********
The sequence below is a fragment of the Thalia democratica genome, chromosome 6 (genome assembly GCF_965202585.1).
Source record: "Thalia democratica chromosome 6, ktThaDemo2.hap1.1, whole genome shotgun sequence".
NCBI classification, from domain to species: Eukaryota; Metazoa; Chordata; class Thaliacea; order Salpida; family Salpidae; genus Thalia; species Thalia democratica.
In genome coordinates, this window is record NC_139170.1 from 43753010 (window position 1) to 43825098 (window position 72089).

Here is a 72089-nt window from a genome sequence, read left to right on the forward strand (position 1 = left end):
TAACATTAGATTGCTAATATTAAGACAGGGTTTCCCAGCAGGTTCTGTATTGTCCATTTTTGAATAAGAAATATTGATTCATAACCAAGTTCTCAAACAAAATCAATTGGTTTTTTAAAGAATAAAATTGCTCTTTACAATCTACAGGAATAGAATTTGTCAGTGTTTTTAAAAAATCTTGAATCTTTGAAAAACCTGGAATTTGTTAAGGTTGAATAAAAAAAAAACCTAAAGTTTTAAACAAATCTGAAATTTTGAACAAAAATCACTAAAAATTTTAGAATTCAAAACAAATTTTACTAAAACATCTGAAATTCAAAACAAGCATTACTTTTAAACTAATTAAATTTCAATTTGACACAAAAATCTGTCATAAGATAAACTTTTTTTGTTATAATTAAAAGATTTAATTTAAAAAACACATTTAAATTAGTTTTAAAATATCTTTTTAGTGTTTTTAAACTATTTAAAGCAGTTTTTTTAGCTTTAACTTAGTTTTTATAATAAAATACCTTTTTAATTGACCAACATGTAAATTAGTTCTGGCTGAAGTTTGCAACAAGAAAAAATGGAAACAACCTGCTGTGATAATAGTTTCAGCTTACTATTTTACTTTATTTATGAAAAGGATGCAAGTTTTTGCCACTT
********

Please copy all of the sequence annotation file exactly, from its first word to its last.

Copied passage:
The sequence below is a fragment of the Thalia democratica genome, chromosome 6 (genome assembly GCF_965202585.1).
Source record: "Thalia democratica chromosome 6, ktThaDemo2.hap1.1, whole genome shotgun sequence".
NCBI classification, from domain to species: Eukaryota; Metazoa; Chordata; class Thaliacea; order Salpida; family Salpidae; genus Thalia; species Thalia democratica.
In genome coordinates, this window is record NC_139170.1 from 43753010 (window position 1) to 43825098 (window position 72089).

Here is a 72089-nt window from a genome sequence, read left to right on the forward strand (position 1 = left end):
TAACATTAGATTGCTAATATTAAGACAGGGTTTCCCAGCAGGTTCTGTATTGTCCATTTTTGAATAAGAAATATTGATTCATAACCAAGTTCTCAAACAAAATCAATTGGTTTTTTAAAGAATAAAATTGCTCTTTACAATCTACAGGAATAGAATTTGTCAGTGTTTTTAAAAAATCTTGAATCTTTGAAAAACCTGGAATTTGTTAAGGTTGAATAAAAAAAAAACCTAAAGTTTTAAACAAATCTGAAATTTTGAACAAAAATCACTAAAAATTTTAGAATTCAAAACAAATTTTACTAAAACATCTGAAATTCAAAACAAGCATTACTTTTAAACTAATTAAATTTCAATTTGACACAAAAATCTGTCATAAGATAAACTTTTTTTGTTATAATTAAAAGATTTAATTTAAAAAACACATTTAAATTAGTTTTAAAATATCTTTTTAGTGTTTTTAAACTATTTAAAGCAGTTTTTTTAGCTTTAACTTAGTTTTTATAATAAAATACCTTTTTAATTGACCAACATGTAAATTAGTTCTGGCTGAAGTTTGCAACAAGAAAAAATGGAAACAACCTGCTGTGATAATAGTTTCAGCTTACTATTTTACTTTATTTATGAAAAGGATGCAAGTTTTTGCCACTT